The Ideal Barbecue in Three Easy Steps

There are three easy to follow steps which will help you achieve a fantastic barbecue.

Barbecue, to a traditionalist, signifies slow cooking. This usually includes employing a smoker, or possibly a grill with a tight fitting lid and large surfaces so it's possible to distance the food from the heat. You might push around briquettes to achieve this or light a fire on just one side. This produces a section of low heat (the one without any fire or briquettes) that lets you implement the first step: infusing.

With infusing, your objective is to get all of the flavorful ingredients into the meat before the surface layer is cooked sufficiently to seal the inside. Sauces, rubs, fat and the meat's juices intermingle with the heat and smoke to create a symphony of effects within the meat. Surface fat melts away and the particles become part of the external layer. The marbled fat in the interior also liquefies and does much the same thing.

Once everything is melting and getting hot, the conditions are right for the spread of flavor compounds throughout the meat. If you're preparing a fine steak, everything except the very center of the meat will be a recipient of what was once on the surface. If you're cooking chicken, anything on the outside of the meat just beneath the skin makes its way inwards. A thin layer of fat on a pork chop will spread into the middle.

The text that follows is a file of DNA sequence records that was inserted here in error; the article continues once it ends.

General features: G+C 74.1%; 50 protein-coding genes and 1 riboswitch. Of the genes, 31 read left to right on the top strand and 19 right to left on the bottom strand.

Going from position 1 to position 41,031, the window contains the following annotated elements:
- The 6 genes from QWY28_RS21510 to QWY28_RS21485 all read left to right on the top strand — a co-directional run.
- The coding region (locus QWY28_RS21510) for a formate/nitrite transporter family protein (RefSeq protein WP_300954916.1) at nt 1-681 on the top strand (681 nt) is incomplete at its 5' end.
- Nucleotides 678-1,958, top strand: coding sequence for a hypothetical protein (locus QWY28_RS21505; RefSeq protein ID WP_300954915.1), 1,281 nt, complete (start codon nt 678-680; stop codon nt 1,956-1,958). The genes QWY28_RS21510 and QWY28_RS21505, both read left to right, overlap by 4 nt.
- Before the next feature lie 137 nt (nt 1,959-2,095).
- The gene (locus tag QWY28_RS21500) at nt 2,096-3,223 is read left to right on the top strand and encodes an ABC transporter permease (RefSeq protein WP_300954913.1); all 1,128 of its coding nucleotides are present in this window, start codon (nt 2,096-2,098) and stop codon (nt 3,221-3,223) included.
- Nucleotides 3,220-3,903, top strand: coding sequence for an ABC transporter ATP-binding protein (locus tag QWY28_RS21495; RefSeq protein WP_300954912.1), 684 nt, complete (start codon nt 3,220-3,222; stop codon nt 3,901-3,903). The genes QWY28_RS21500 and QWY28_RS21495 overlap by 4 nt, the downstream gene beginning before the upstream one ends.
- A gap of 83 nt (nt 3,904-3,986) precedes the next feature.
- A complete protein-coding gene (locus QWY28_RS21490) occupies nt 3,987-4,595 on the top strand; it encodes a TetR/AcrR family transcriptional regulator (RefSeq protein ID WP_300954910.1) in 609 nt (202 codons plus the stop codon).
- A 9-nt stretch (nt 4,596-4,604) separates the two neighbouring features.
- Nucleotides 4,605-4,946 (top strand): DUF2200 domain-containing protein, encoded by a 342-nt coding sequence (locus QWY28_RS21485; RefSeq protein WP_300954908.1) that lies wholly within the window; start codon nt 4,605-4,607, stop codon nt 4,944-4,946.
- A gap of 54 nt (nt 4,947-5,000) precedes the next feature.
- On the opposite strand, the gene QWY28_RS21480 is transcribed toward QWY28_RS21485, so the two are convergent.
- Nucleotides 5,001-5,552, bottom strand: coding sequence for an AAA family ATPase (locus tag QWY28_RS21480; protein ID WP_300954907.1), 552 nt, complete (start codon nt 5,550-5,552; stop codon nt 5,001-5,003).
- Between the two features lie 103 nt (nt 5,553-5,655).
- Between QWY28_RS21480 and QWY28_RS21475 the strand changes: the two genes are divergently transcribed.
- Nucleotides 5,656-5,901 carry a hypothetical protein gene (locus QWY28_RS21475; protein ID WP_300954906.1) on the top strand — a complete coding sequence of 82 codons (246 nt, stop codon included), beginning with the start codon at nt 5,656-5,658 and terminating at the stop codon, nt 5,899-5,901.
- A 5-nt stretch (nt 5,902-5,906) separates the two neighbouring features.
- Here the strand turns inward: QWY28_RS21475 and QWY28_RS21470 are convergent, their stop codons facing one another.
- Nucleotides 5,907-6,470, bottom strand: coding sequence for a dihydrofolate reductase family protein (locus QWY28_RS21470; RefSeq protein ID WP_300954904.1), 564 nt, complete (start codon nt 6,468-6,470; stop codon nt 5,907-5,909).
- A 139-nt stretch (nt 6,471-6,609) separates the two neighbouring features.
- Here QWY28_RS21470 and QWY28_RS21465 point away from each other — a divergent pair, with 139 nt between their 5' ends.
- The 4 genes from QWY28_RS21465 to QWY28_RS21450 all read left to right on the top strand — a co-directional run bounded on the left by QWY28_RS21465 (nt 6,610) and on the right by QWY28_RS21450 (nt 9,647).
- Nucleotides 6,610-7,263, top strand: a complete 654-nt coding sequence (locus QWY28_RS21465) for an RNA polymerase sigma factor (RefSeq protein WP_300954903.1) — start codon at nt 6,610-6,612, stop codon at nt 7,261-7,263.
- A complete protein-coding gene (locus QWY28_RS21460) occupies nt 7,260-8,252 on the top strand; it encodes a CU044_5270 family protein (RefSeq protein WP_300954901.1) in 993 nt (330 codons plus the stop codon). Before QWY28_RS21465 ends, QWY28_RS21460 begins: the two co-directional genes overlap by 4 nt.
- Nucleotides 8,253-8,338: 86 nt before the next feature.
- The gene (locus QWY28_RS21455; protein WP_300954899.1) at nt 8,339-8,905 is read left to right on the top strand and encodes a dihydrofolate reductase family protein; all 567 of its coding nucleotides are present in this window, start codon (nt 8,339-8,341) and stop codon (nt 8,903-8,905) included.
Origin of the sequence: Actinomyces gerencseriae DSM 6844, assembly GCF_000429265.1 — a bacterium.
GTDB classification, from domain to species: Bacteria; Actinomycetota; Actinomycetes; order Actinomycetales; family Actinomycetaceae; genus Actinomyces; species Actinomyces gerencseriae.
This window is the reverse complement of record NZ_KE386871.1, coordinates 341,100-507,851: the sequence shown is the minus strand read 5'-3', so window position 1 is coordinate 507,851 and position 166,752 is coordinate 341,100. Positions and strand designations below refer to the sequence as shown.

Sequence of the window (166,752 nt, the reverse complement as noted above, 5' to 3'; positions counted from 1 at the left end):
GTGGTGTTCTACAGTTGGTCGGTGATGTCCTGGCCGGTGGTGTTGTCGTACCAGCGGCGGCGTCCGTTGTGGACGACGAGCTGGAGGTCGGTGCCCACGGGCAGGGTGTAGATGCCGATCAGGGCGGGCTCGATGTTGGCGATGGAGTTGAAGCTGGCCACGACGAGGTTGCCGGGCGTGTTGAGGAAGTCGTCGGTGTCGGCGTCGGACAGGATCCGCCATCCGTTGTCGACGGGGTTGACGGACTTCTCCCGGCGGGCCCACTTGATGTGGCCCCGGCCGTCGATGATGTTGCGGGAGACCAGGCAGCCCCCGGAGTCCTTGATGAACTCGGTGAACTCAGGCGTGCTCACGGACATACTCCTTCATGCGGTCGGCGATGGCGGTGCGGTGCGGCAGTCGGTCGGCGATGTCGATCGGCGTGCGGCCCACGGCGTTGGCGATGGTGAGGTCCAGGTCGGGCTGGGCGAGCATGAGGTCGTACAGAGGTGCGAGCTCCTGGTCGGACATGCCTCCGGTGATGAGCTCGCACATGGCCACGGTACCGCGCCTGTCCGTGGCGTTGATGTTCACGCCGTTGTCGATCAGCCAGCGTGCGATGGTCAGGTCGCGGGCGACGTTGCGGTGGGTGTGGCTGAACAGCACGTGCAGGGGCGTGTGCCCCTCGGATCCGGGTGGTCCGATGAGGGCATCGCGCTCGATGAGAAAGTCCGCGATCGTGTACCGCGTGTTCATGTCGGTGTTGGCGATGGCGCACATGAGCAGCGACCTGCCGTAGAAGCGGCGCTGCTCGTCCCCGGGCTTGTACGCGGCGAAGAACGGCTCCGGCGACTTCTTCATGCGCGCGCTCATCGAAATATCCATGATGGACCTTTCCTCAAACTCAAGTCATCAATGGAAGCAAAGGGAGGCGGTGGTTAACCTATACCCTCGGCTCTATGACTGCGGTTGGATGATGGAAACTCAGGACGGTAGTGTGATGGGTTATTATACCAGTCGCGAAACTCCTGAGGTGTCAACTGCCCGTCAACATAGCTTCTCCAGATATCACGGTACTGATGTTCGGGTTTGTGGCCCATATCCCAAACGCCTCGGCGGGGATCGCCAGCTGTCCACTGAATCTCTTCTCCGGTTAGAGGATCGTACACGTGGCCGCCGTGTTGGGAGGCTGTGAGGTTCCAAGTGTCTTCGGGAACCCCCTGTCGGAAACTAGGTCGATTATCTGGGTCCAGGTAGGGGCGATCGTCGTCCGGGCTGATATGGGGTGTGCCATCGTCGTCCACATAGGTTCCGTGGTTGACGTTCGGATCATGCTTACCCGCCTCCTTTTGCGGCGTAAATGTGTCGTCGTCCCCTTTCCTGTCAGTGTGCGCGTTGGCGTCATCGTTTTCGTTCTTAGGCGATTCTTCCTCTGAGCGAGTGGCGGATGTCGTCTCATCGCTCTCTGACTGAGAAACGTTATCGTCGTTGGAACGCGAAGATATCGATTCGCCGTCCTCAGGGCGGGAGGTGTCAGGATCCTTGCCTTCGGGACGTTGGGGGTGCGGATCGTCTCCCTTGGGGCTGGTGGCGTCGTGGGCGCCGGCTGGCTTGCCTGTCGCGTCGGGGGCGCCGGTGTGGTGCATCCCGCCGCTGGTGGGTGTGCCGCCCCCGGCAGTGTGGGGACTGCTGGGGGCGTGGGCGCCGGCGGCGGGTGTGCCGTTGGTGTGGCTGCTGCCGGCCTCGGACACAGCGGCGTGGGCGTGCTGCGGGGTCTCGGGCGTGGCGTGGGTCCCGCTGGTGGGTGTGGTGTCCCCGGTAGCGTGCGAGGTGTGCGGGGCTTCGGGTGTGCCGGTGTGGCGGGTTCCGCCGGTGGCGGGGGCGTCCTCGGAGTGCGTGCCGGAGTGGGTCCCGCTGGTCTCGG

The second step is a time consuming one during which the actual cooking occurs. As the interior temperature of the meat climbs towards 200F (93C), proteins break down and become amino acids. Sugars convert into particles that add a sweet taste. Salt is ionized and enzymes increase their activity. The final effect of this fired up chemical process is to transform raw meat into a delectable entree.

Throughout this stage, smoke from any wood which has been added lends flavor to the finished product. The meat seals itself and internal juices are preserved, heated up and altered. This is the phase where the meat needs to pass most of its cooking time and is accomplished by using a lower temperature than you'd cook with indoors.

After the interior temperature of the meat gets to 200F (93C), which it's possible to discover with a quality meat thermometer, it's set to be taken off the smoker or grill. Next comes the third step.

Your meat is not yet entirely finished cooking. While it cools down, there is still sufficient internal heat to keep altering the structure of the meat slightly. Throughout this stage, meat can become even more tender, creating a most satisfying meal.

Once the temperature has decreased to less than 165F (74C), it's time to dish it up. Cut off a small piece and check the color. Beef should be a dark red, and chicken should have become white and any juices should now be clear. Pork should be a grayish white. The flavor should be delicate and the texture easy to chew.

And there you have it. The ideal barbecue.

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